Scott Schwartz’s choice for the first production of his first main stage season as Bay Street Theatre’s artistic director augurs well for the goal of returning Bay Street to the cutting edge of America’s regional theater scene.
“Conviction” by Carey Crim will make its world premiere at Bay Street in 2014 with Mr. Schwartz directing. It is the story of a trusted and honored teacher accused of sexual misconduct with a student.
The idea behind the play “came to me from many different sources,” Ms. Crim said two weeks ago. “It was something I knew I wanted to write, but I had to let the story percolate for a while.”
“Carey is a wonderful up-and-coming writer,” Mr. Schwartz said two weeks ago. “She has a very distinctive voice. She writes characters like you and me.” And the play, he said, “digs into an impossible moment in their lives.”
“What does that sort of not knowing the truth do to the people who love the accused?” Ms. Crim asked. She paraphrased a line from the play: “I’m not saying that he’s not a wonderful teacher of the year, all these wonderful things, but what I am saying is, what if he’s both?”
For the artistic director of a regional theater, selecting a play that will premier there is not a casual choice. The rewards, both financial and artistic, can be great for the theater involved. Any revival afterwards lists the theater as the original producer. Bay Street will produce this world premiere in association with the Royal Manitoba Theatre Centre in Winnipeg, the Rubicon Theatre Company of Ventura, Calif., and Dead Posh Productions of London, which recently staged another play of Ms. Crim’s, “23.5 Hours.”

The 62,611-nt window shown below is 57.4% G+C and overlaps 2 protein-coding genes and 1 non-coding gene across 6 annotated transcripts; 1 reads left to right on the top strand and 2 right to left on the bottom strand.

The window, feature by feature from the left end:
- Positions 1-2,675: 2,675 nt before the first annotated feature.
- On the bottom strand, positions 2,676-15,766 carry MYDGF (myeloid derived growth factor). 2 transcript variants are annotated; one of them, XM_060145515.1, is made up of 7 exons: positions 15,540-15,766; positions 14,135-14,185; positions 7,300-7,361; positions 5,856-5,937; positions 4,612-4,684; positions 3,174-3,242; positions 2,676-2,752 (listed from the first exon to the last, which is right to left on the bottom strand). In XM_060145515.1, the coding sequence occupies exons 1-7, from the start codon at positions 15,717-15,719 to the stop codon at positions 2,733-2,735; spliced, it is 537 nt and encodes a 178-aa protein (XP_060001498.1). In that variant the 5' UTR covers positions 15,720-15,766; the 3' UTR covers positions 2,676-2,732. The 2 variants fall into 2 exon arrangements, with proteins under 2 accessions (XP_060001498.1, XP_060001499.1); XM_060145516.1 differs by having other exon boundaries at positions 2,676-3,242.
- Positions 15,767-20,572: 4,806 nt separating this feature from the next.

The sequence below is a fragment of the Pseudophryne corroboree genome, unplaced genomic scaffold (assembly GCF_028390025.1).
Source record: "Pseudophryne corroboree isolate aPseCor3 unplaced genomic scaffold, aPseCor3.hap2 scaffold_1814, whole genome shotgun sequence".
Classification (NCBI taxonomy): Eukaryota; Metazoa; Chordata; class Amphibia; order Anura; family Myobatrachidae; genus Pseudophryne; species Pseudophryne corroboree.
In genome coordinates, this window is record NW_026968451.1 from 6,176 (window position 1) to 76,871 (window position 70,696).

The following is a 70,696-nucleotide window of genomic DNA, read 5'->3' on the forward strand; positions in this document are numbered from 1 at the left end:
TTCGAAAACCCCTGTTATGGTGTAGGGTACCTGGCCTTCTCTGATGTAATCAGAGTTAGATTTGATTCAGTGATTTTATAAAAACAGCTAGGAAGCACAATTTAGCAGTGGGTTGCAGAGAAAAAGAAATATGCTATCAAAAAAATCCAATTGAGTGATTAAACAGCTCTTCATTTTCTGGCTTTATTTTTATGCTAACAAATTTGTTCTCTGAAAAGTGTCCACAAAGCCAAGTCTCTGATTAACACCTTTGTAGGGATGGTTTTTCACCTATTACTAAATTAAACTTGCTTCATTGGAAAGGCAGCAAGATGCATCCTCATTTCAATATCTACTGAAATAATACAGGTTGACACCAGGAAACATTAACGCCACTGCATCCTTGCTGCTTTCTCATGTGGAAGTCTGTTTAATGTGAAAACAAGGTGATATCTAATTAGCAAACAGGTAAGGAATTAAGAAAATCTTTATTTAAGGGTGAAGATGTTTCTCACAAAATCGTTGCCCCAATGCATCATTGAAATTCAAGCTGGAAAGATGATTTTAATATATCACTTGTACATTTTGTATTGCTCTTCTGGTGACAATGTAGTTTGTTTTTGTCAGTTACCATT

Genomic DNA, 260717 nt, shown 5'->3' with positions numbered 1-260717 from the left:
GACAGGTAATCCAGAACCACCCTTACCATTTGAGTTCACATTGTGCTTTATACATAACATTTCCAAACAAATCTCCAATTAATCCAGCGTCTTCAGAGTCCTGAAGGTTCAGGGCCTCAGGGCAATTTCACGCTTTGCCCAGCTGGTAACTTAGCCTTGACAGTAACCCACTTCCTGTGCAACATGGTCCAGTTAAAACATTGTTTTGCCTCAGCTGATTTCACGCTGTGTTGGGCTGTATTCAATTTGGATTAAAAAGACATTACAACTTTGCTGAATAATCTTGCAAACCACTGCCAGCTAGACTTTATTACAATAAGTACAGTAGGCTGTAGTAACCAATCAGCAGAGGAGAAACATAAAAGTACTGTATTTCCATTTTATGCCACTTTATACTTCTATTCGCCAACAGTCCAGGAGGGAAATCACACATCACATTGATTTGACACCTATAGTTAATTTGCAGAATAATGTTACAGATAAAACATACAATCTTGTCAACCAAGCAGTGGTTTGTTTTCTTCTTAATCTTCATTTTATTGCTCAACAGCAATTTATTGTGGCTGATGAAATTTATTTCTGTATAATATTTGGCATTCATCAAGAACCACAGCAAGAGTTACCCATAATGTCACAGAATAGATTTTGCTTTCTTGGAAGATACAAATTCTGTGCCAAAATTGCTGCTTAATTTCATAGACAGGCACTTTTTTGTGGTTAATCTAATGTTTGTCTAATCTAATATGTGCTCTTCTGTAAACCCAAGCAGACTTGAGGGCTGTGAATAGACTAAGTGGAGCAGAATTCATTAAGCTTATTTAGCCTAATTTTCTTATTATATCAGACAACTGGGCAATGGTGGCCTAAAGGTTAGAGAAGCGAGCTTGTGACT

Ms. Crim caught the playwriting bug during another world premiere, appearing in Lanford Wilson’s “Book of Days” at the Purple Rose Theatre in Chelsea, Mich., in 1998.
Though born in Kentucky, she considers herself a Michigan native, having grown up outside Detroit in Grosse Point. A graduate of Northwestern University, where she received a bachelor’s degree in performance studies, she went on to study acting at the Royal Court Theatre in London.
While pursuing an acting career, making the prerequisite career sojourn to Los Angeles, then New York, she found an artistic home with the Purple Rose Theatre Company. Founded by Jeff Daniels and named after the Woody Allen film, “The Purple Rose of Cairo,” in which Mr. Daniels starred, the regional theater was a nurturing environment that allowed Ms. Crim to find her legs, first as an actor then as a playwright.
During the premiere production of “The Book of Days,” Ms. Crim was inspired by Mr. Wilson’s almost ruthless ability to cut his own work in order to make the play better.
“If he can be ruthless and he’s Lanford Wilson, than who am I not to follow suit?” she asked last month.
Bay Street will announce its choices for the 2014 season’s revival and the always-much-anticipated musical in the coming weeks. Lillian Hellman’s 1939 play, “The Little Foxes,” has been under consideration for revival but negotiations are still ongoing.